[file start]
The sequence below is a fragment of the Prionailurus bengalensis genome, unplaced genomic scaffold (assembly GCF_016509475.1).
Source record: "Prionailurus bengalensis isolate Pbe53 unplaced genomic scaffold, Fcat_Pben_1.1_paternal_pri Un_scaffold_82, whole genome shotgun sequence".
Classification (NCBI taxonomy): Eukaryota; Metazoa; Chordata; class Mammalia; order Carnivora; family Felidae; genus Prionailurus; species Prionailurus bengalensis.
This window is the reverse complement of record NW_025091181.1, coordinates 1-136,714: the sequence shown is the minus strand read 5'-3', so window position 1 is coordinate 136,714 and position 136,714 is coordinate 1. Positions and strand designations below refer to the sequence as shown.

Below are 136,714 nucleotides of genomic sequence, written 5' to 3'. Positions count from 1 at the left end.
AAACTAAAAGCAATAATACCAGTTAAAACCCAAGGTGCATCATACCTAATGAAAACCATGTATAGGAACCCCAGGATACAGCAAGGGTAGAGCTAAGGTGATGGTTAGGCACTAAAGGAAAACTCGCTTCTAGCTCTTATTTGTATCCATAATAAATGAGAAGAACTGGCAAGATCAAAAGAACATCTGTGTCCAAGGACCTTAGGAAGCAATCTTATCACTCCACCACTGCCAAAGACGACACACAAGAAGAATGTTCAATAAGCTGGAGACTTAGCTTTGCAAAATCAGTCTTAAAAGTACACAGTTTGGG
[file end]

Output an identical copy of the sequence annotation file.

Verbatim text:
The sequence below is a fragment of the Prionailurus bengalensis genome, unplaced genomic scaffold (assembly GCF_016509475.1).
Source record: "Prionailurus bengalensis isolate Pbe53 unplaced genomic scaffold, Fcat_Pben_1.1_paternal_pri Un_scaffold_82, whole genome shotgun sequence".
Classification (NCBI taxonomy): Eukaryota; Metazoa; Chordata; class Mammalia; order Carnivora; family Felidae; genus Prionailurus; species Prionailurus bengalensis.
This window is the reverse complement of record NW_025091181.1, coordinates 1-136,714: the sequence shown is the minus strand read 5'-3', so window position 1 is coordinate 136,714 and position 136,714 is coordinate 1. Positions and strand designations below refer to the sequence as shown.

Below are 136,714 nucleotides of genomic sequence, written 5' to 3'. Positions count from 1 at the left end.
AAACTAAAAGCAATAATACCAGTTAAAACCCAAGGTGCATCATACCTAATGAAAACCATGTATAGGAACCCCAGGATACAGCAAGGGTAGAGCTAAGGTGATGGTTAGGCACTAAAGGAAAACTCGCTTCTAGCTCTTATTTGTATCCATAATAAATGAGAAGAACTGGCAAGATCAAAAGAACATCTGTGTCCAAGGACCTTAGGAAGCAATCTTATCACTCCACCACTGCCAAAGACGACACACAAGAAGAATGTTCAATAAGCTGGAGACTTAGCTTTGCAAAATCAGTCTTAAAAGTACACAGTTTGGG